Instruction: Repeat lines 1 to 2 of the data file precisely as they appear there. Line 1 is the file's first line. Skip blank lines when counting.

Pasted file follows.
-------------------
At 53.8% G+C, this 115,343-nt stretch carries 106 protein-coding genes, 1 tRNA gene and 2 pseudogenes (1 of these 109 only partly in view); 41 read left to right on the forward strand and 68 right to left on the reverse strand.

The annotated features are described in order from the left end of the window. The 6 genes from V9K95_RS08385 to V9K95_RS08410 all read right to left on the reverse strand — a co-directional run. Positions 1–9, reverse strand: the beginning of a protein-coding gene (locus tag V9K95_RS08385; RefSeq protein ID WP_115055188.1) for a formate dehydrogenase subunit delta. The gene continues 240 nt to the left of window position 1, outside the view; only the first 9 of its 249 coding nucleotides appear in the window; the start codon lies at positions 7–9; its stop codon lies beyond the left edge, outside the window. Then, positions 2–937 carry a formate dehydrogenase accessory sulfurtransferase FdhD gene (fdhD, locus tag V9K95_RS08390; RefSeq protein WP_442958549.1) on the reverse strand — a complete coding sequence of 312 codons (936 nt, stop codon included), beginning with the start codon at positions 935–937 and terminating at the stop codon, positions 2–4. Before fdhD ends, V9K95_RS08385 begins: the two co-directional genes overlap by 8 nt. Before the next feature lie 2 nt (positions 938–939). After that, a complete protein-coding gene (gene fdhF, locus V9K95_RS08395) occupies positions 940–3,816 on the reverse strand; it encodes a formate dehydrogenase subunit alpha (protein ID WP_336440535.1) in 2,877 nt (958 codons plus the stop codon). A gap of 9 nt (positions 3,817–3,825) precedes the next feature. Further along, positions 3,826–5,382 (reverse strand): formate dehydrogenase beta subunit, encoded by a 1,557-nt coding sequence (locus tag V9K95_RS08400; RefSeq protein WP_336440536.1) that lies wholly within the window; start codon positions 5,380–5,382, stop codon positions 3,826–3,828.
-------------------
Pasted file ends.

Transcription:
At 53.8% G+C, this 115,343-nt stretch carries 106 protein-coding genes, 1 tRNA gene and 2 pseudogenes (1 of these 109 only partly in view); 41 read left to right on the forward strand and 68 right to left on the reverse strand.

The annotated features are described in order from the left end of the window. The 6 genes from V9K95_RS08385 to V9K95_RS08410 all read right to left on the reverse strand — a co-directional run. Positions 1–9, reverse strand: the beginning of a protein-coding gene (locus tag V9K95_RS08385; RefSeq protein ID WP_115055188.1) for a formate dehydrogenase subunit delta. The gene continues 240 nt to the left of window position 1, outside the view; only the first 9 of its 249 coding nucleotides appear in the window; the start codon lies at positions 7–9; its stop codon lies beyond the left edge, outside the window. Then, positions 2–937 carry a formate dehydrogenase accessory sulfurtransferase FdhD gene (fdhD, locus tag V9K95_RS08390; RefSeq protein WP_442958549.1) on the reverse strand — a complete coding sequence of 312 codons (936 nt, stop codon included), beginning with the start codon at positions 935–937 and terminating at the stop codon, positions 2–4. Before fdhD ends, V9K95_RS08385 begins: the two co-directional genes overlap by 8 nt. Before the next feature lie 2 nt (positions 938–939). After that, a complete protein-coding gene (gene fdhF, locus V9K95_RS08395) occupies positions 940–3,816 on the reverse strand; it encodes a formate dehydrogenase subunit alpha (protein ID WP_336440535.1) in 2,877 nt (958 codons plus the stop codon). A gap of 9 nt (positions 3,817–3,825) precedes the next feature. Further along, positions 3,826–5,382 (reverse strand): formate dehydrogenase beta subunit, encoded by a 1,557-nt coding sequence (locus tag V9K95_RS08400; RefSeq protein WP_336440536.1) that lies wholly within the window; start codon positions 5,380–5,382, stop codon positions 3,826–3,828.